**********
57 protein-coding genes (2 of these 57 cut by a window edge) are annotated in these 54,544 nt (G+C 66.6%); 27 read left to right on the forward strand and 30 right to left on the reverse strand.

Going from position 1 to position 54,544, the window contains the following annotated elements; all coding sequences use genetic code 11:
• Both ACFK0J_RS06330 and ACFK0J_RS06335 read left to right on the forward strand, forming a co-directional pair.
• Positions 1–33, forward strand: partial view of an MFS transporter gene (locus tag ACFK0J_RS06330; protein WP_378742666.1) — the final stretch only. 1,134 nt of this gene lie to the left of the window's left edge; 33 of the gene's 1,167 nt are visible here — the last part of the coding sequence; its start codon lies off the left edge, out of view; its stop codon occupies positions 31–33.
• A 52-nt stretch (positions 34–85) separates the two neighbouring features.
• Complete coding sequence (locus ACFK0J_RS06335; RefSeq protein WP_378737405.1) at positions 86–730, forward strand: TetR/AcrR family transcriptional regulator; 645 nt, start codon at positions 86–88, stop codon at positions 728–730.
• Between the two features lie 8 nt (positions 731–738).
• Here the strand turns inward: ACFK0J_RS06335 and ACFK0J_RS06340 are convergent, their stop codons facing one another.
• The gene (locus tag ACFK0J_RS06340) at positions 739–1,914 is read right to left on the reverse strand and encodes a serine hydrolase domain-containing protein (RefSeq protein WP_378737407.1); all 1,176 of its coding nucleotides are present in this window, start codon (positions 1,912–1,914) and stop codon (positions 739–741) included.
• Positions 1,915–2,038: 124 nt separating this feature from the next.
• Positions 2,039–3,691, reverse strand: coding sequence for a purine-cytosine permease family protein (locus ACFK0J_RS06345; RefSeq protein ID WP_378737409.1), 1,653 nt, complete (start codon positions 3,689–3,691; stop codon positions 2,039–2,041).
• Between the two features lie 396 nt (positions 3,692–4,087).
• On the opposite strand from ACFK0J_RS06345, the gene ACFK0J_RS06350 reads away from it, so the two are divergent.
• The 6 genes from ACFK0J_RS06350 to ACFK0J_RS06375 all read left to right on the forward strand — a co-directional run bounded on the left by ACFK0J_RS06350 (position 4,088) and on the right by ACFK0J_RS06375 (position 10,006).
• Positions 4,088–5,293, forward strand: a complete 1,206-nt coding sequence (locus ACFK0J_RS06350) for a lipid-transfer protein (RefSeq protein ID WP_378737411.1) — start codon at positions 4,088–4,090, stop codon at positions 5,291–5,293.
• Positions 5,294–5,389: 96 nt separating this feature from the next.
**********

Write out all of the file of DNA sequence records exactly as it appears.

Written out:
57 protein-coding genes (2 of these 57 cut by a window edge) are annotated in these 54,544 nt (G+C 66.6%); 27 read left to right on the forward strand and 30 right to left on the reverse strand.

Going from position 1 to position 54,544, the window contains the following annotated elements; all coding sequences use genetic code 11:
• Both ACFK0J_RS06330 and ACFK0J_RS06335 read left to right on the forward strand, forming a co-directional pair.
• Positions 1–33, forward strand: partial view of an MFS transporter gene (locus tag ACFK0J_RS06330; protein WP_378742666.1) — the final stretch only. 1,134 nt of this gene lie to the left of the window's left edge; 33 of the gene's 1,167 nt are visible here — the last part of the coding sequence; its start codon lies off the left edge, out of view; its stop codon occupies positions 31–33.
• A 52-nt stretch (positions 34–85) separates the two neighbouring features.
• Complete coding sequence (locus ACFK0J_RS06335; RefSeq protein WP_378737405.1) at positions 86–730, forward strand: TetR/AcrR family transcriptional regulator; 645 nt, start codon at positions 86–88, stop codon at positions 728–730.
• Between the two features lie 8 nt (positions 731–738).
• Here the strand turns inward: ACFK0J_RS06335 and ACFK0J_RS06340 are convergent, their stop codons facing one another.
• The gene (locus tag ACFK0J_RS06340) at positions 739–1,914 is read right to left on the reverse strand and encodes a serine hydrolase domain-containing protein (RefSeq protein WP_378737407.1); all 1,176 of its coding nucleotides are present in this window, start codon (positions 1,912–1,914) and stop codon (positions 739–741) included.
• Positions 1,915–2,038: 124 nt separating this feature from the next.
• Positions 2,039–3,691, reverse strand: coding sequence for a purine-cytosine permease family protein (locus ACFK0J_RS06345; RefSeq protein ID WP_378737409.1), 1,653 nt, complete (start codon positions 3,689–3,691; stop codon positions 2,039–2,041).
• Between the two features lie 396 nt (positions 3,692–4,087).
• On the opposite strand from ACFK0J_RS06345, the gene ACFK0J_RS06350 reads away from it, so the two are divergent.
• The 6 genes from ACFK0J_RS06350 to ACFK0J_RS06375 all read left to right on the forward strand — a co-directional run bounded on the left by ACFK0J_RS06350 (position 4,088) and on the right by ACFK0J_RS06375 (position 10,006).
• Positions 4,088–5,293, forward strand: a complete 1,206-nt coding sequence (locus ACFK0J_RS06350) for a lipid-transfer protein (RefSeq protein ID WP_378737411.1) — start codon at positions 4,088–4,090, stop codon at positions 5,291–5,293.
• Positions 5,294–5,389: 96 nt separating this feature from the next.